Ecologist Randy Harris was invited to the Wildsight’s Lake Enid Work Party on Saturday

Ecologist Randy Harris was invited to the Wildsight’s Lake Enid Work Party on Saturday

Portion of Lake Enid restored by Wildsight

“Lake Enid is a really good educational tool in a lot of ways."

 

The damaging effects of off-road motorized vehicles are continuing to take a toll on Lake Enid, and Wildsight fought back again with restoration work on Sunday, June 7th.

During the Lake Enid Work Party, members of Wildsight were joined by Randy Harris, a professional forester who’s been with the provincial government since 1976. He spoke about off-road vehicles causing habitat loss in areas like Lake Enid, and the growing need for restoration efforts.

“Lake Enid is a really good educational tool in a lot of ways. Because it’s been so heavily damaged by off-road vehicles, it’s such a good example of what can go wrong,” said Andrea Smillie, outreach co-ordinator for Wildsight. “It’s so close to the community, it’s a good way of teaching people what’s going on.”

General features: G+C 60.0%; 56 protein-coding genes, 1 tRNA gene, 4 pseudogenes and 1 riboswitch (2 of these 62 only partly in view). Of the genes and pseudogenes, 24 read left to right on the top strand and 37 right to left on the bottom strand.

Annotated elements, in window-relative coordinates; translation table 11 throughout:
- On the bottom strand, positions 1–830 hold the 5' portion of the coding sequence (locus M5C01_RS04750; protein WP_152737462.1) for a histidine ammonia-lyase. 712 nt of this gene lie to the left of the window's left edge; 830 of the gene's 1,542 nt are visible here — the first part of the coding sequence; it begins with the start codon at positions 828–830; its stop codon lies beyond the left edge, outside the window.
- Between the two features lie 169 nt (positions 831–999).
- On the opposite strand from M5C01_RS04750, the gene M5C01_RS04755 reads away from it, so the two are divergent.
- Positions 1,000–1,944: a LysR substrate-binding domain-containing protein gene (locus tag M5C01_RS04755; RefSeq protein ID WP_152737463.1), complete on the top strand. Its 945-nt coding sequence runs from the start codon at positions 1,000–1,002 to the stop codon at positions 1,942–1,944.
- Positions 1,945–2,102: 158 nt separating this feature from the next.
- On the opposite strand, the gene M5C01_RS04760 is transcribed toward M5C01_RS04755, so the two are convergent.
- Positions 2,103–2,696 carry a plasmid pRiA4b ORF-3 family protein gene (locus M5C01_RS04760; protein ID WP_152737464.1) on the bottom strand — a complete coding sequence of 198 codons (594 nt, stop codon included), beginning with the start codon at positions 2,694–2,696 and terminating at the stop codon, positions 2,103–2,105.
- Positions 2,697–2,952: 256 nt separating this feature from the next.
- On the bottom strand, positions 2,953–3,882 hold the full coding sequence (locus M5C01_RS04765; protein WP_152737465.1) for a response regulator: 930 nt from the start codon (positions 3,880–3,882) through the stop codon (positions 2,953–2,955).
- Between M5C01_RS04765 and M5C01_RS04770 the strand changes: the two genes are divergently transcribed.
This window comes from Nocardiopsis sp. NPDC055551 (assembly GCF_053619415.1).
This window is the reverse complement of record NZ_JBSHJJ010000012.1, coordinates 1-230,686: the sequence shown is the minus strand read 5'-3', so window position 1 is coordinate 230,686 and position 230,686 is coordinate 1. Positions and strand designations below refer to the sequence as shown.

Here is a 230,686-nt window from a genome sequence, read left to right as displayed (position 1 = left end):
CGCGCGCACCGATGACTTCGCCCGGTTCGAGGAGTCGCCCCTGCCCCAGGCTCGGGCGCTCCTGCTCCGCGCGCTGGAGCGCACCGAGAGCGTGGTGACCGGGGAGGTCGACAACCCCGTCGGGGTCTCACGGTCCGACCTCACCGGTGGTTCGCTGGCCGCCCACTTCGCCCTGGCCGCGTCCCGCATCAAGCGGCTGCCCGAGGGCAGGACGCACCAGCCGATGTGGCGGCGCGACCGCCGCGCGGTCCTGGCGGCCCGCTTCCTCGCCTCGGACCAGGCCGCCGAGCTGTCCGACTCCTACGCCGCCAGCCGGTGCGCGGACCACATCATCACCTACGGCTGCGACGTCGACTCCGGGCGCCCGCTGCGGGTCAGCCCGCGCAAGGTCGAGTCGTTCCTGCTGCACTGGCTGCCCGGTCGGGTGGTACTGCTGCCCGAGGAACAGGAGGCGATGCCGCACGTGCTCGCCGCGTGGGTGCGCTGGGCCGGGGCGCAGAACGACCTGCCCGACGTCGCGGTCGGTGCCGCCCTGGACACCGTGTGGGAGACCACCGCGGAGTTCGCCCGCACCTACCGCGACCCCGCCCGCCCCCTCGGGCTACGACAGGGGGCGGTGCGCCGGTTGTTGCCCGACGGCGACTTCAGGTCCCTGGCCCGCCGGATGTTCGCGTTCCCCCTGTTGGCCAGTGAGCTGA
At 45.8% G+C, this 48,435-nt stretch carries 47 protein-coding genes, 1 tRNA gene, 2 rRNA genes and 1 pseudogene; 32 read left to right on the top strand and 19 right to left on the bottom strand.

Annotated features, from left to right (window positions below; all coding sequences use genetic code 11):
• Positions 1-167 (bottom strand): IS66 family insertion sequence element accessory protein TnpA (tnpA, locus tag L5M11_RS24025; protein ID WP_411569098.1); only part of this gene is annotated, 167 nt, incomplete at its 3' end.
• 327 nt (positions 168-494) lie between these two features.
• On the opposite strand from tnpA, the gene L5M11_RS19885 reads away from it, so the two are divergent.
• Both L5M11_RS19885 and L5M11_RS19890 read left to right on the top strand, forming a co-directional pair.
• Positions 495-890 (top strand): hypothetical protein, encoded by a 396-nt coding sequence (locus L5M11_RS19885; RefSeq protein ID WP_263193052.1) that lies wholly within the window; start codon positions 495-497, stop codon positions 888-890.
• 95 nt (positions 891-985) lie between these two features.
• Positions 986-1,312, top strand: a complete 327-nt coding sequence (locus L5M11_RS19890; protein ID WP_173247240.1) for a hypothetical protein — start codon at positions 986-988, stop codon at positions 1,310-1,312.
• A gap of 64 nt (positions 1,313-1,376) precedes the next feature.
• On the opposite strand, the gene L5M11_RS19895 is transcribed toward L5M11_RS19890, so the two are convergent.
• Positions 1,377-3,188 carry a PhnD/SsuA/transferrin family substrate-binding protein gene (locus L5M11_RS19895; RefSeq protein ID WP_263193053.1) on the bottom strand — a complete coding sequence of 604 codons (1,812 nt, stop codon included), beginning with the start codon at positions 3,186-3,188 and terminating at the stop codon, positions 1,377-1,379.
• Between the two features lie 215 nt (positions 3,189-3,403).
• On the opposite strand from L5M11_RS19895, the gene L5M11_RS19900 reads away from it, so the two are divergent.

Joined by local high school students, the group then headed into the bush with dozens of seedlings native to the local ecosystem — clippings from four species of plants were collected by the leadership class from David Thompson Secondary School last fall, which were brought back to the school.

“They took rooting hormone, planted them in dirt plugs over the winter, kept them in the [Groundswell Network Community] Greenhouse, and most of them started rooting,” Ms. Smillie said. “The part that was cut started growing roots.”

The types of native plants reinforced in the habitat were snowberry, red osier dogwood, willow, and water birch.

Ms. Smillie said Wildsight’s end goal is to have marked trails for hikers and off-road motorists.

“Trails that won’t cross through the lake, but will protect all the species that use the riparian zone.”

And if the organization receives sufficient funding, cleaning, seeding, and planting events will be planned in the fall. Wildsight also has its sights set on installing interpretive signs this summer, although the process is fraught with administrative obstacles.

“Hopefully the lake is going to be more accessible for families — not just people on their quads,” Ms. Smillie said.

 

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